Next was a tune entitled, “Help the Poor,” originally recorded by B.B. King. Golub nailed King’s style, while also using effects to give it a fresh feel. Clean and precise, with a powerful use of dynamics, his soloing cut straight to the heart. This tune also featured a vocal performance by Golub’s drummer, Josh Dion, from Storrs, CT, who demonstrated an effective use of vocal inflections, and had a nice edge to his voice that made for an intriguing delivery. The interaction between Golub’s guitar and Dion’s voice was very intuitive, and it was evident that the loss of his vision has not impaired his connection with members his team.
At this point in his show, Golub took a moment to introduce his guide dog, Luke. He expressed profound appreciation for this faithful companion, who helps him navigate his way through a world of many obstacles, further evidencing the attitude of gratitude which has enabled him to rise above adversity.
Following this special introduction was Golub’s soulful rendition of, “Freddie’s Midnight Dream”, by Freddie King. It should be noted that King originally began recording under a slightly different spelling of his first name, which is Freddy. Readers who are interested in hearing the original recording can find it on a compilation disc, entitled, “Just Pickin’” by Freddy King. Golub’s performance of this tune was deeply emotional and riveting, accentuated by arpeggiated keys and B3 sounds by Matt King. This tune was followed by Freddie King’s, “I’m Tore Down”, which featured another great vocal performance by Josh Dion.
Then the show really kicked into high gear, with a tune made famous by the Average White Band, called, “Pick up the Pieces”. The audience immediately recognized this tune, and they went absolutely nuts! The energy between Golub and his audience continued to build, as they seemed to feed off of one another.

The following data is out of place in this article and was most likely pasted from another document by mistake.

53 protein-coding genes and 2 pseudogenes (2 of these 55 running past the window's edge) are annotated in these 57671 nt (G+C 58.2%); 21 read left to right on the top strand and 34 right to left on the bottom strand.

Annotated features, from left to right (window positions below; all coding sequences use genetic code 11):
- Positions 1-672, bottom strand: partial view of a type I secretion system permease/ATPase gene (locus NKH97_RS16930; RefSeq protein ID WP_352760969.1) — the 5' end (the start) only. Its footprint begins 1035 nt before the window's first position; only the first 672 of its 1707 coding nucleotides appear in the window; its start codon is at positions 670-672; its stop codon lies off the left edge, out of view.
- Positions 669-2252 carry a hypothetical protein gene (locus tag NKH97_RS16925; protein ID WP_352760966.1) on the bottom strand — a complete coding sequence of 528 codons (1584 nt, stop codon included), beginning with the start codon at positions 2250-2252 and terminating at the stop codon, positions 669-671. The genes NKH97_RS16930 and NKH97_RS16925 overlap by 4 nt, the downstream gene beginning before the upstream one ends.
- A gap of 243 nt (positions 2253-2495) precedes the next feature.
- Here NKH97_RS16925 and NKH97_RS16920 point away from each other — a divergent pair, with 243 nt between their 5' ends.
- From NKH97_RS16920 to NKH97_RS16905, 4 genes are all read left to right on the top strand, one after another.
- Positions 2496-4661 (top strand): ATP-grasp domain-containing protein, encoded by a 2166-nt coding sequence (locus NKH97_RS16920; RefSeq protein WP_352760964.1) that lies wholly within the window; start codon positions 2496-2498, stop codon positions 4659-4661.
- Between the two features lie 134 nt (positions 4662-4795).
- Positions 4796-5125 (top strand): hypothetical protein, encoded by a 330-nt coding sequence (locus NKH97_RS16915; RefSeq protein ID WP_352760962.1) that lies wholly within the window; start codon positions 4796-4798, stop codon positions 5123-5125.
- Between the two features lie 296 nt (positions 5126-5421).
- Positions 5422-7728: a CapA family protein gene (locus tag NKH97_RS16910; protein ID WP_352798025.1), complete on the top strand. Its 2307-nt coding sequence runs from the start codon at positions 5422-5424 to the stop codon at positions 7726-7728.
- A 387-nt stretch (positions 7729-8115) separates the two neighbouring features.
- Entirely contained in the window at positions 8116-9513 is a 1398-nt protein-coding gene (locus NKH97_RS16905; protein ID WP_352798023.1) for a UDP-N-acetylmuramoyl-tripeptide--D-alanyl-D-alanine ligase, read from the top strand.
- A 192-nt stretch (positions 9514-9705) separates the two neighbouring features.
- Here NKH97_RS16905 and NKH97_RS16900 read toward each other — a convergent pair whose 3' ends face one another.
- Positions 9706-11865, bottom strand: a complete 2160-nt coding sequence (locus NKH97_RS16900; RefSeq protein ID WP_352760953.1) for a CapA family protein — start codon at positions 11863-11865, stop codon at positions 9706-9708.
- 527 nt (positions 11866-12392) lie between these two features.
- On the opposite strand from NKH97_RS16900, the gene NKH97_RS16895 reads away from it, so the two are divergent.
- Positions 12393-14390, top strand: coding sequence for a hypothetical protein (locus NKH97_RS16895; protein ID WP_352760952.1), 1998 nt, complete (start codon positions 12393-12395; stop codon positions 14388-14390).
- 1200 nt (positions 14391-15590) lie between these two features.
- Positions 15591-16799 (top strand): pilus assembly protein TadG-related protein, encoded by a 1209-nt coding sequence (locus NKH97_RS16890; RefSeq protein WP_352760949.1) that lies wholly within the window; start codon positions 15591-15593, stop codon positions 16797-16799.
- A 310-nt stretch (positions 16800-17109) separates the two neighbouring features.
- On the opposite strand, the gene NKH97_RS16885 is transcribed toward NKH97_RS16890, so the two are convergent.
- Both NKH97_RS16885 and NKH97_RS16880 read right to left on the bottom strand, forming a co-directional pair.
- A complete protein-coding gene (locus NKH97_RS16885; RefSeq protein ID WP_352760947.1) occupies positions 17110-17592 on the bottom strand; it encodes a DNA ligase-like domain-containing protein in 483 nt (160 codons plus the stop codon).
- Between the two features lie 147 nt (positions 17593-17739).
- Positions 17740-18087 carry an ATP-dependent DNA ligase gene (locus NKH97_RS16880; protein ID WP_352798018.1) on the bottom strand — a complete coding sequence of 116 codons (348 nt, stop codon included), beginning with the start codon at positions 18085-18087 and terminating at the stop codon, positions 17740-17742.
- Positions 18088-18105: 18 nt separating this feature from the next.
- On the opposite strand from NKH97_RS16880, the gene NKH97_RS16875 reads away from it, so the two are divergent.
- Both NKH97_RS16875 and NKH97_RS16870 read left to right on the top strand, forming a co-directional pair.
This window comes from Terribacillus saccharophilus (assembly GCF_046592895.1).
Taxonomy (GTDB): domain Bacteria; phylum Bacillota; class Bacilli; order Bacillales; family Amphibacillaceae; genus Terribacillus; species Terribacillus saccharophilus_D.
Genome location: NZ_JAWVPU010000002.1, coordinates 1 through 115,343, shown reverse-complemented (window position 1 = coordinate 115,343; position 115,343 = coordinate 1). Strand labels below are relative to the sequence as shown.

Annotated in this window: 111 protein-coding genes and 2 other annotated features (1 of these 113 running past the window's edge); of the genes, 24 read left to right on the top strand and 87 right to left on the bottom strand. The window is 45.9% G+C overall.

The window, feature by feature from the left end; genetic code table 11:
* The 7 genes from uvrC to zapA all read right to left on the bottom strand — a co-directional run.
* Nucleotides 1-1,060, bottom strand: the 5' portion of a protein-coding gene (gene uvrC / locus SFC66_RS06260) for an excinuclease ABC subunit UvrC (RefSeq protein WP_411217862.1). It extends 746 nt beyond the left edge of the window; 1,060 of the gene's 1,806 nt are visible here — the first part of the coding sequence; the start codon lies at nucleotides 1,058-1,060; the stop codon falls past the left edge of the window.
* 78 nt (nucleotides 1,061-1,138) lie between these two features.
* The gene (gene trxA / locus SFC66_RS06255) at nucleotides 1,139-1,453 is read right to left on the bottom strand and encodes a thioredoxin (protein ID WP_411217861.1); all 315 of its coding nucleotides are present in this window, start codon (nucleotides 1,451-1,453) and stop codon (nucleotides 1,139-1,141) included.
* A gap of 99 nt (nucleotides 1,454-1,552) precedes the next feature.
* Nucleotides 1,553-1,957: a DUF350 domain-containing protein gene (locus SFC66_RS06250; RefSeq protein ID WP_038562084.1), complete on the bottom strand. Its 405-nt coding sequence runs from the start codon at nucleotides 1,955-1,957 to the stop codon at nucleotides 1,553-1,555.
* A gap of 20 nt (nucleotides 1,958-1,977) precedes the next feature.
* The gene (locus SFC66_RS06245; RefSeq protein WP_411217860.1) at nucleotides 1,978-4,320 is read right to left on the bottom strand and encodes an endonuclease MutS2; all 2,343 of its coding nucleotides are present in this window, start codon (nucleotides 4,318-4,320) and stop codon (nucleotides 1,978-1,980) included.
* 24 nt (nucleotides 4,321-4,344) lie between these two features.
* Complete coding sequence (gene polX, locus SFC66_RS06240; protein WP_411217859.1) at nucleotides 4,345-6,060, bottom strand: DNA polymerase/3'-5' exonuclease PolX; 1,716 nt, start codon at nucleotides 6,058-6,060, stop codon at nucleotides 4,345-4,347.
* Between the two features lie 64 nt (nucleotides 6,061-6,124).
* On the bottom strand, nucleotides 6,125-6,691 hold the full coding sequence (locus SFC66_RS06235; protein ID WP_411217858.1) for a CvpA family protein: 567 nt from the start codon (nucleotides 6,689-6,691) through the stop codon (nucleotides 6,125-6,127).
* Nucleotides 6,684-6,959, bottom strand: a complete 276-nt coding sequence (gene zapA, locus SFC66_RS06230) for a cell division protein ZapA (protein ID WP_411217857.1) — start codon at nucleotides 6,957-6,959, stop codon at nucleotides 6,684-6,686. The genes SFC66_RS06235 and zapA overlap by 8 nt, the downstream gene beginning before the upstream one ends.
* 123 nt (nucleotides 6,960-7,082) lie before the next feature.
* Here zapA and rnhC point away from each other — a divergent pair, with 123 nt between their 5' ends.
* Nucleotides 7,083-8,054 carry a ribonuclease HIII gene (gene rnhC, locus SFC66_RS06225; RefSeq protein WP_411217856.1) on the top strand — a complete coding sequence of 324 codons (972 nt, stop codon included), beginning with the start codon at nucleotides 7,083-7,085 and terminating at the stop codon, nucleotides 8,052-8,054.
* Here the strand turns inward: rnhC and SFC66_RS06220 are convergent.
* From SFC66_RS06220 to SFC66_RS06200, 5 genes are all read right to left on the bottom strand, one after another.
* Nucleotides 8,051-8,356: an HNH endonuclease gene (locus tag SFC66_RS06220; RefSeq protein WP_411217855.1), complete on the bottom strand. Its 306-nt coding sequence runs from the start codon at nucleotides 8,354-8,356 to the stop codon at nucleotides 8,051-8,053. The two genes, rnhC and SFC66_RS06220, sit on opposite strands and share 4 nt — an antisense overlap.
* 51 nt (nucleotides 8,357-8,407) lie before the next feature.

Rarely does an audience manage to work 3 encores out of an artist, but this crowd was not willing to let Jeff Golub leave until they had heard all that he was willing to give. His first encore was, “Let the Good Times Roll”, with Josh Dion on vocals, giving a personal twist to the well known lyrics; “Hey tell everybody Jeff’s in town, he’s got a dollar and quarter, just rarin’ to clown!” Ron Jenkins also cranked out some excellent bass work on this tune.
The second encore was a tune that he wrote in the tradition of Freddie King, entitled (as Golub himself pointed out, ironically), “In Plain Sight”. This tune is a lot of fun; very sassy and rollicking, with a really solid melodic hook, and Golub gave it lots of attitude! The groove makes an interesting transition to more of a swing feel at the bridge, and then comes back to the original hook; very engaging!
Golub really made the audience work for his third encore, and it wasn’t clear if he would stay, but people just kept on screaming until he finally relented and performed B.B. King’s, “Every day I Have The Blues”. The band was really cruisin’ on this tune, with Golub’s guitar seeming to soar effortlessly above the groove. It was the crowning finish to a performance fit for “Three Kings”!